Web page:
Note to readers, attached is the complete final report for FNE95-114.
We boiled five times and averaged 25-30 gallons of syrup per boil. The sugar content of the raw juice averaged between 13 and 16% sugar when measured with a refracto-meter. Seven or eight gallons of juice were required to produce one gallon of syrup.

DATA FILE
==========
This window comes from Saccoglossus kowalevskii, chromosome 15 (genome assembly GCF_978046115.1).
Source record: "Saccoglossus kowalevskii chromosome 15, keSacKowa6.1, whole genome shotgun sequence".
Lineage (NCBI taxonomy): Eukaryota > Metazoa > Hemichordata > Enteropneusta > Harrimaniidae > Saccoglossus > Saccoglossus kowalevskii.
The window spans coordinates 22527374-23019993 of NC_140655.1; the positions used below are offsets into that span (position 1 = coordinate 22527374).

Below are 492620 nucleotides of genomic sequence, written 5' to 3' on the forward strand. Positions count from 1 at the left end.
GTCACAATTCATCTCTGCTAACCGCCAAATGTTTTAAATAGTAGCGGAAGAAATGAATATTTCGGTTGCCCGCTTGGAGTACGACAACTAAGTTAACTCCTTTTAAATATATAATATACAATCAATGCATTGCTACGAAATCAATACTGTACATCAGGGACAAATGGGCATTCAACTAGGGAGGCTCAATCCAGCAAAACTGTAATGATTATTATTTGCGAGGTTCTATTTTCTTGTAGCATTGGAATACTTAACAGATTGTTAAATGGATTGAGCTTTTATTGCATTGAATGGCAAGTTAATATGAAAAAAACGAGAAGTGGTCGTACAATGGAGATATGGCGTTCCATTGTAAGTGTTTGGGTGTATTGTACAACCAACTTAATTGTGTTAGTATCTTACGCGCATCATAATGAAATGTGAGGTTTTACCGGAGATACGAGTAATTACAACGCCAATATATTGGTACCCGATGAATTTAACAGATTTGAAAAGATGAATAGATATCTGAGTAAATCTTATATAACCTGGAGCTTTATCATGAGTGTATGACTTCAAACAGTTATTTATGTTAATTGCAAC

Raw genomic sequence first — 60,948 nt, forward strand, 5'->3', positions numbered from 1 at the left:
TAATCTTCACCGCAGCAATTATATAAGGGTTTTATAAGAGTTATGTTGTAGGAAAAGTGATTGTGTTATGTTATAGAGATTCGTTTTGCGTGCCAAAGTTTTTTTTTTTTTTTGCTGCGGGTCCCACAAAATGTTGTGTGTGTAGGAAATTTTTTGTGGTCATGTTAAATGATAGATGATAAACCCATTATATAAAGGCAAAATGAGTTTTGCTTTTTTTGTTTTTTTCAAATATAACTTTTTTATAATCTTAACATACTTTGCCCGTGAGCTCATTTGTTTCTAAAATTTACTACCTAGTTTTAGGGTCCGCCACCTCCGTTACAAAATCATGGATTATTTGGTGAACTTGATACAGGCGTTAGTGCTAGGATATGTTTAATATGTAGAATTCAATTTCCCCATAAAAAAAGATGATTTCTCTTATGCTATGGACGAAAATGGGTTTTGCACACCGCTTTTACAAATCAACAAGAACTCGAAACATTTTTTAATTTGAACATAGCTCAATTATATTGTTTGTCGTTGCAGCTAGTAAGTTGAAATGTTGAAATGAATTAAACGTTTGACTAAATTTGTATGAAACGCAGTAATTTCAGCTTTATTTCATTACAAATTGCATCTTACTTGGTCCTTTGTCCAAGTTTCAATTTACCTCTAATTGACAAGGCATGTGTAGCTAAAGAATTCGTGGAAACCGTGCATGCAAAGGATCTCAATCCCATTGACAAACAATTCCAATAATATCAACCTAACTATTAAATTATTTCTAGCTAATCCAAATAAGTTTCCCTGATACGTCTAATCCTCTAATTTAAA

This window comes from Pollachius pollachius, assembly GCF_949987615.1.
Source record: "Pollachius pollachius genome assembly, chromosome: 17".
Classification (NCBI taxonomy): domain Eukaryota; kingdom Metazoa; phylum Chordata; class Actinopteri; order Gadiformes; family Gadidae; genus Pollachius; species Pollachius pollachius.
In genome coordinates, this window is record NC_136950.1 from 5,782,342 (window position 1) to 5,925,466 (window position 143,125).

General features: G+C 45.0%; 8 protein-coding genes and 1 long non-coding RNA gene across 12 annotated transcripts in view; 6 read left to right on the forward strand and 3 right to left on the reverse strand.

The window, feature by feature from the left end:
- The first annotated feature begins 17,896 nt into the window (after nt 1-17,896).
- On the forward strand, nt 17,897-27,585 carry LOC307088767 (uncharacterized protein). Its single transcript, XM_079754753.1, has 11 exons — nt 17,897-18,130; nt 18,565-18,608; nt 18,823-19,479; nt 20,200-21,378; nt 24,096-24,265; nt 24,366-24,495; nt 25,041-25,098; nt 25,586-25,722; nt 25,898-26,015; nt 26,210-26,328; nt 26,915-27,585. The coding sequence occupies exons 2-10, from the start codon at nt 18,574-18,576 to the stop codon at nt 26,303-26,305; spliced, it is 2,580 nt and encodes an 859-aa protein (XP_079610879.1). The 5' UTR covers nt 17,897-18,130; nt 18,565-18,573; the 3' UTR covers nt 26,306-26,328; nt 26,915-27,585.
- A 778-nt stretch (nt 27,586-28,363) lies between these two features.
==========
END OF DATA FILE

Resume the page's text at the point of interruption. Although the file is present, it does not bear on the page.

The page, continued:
Our biggest accomplishment was that we proved sweet sorghum syrup could be successfully produced in Vermont. We learned many things throughout our first try at it. When we began our inquiry of sorghum production it became increasingly clear that there were more than a few ways of doing things. We soon concluded that there were as many correct ways as there were producers, advisers and story tellers. Sorghum is a traditional crop in the southern states and we obtained more of our information from this region. We found that sorghum is relatively easy to grow and doesn’t require much land to produce a significant amount of syrup. Obtaining the necessary equipment was a challenge, as there is non available in our area. Sorghum presses are scarce and we were lucky to locate a small one in Tennessee that was in good shape. My original plan was to boil sorghum syrup with maple syrup pans, but they aren’t interchangeable and sorghum will burn if it is boiled in maple syrup pans.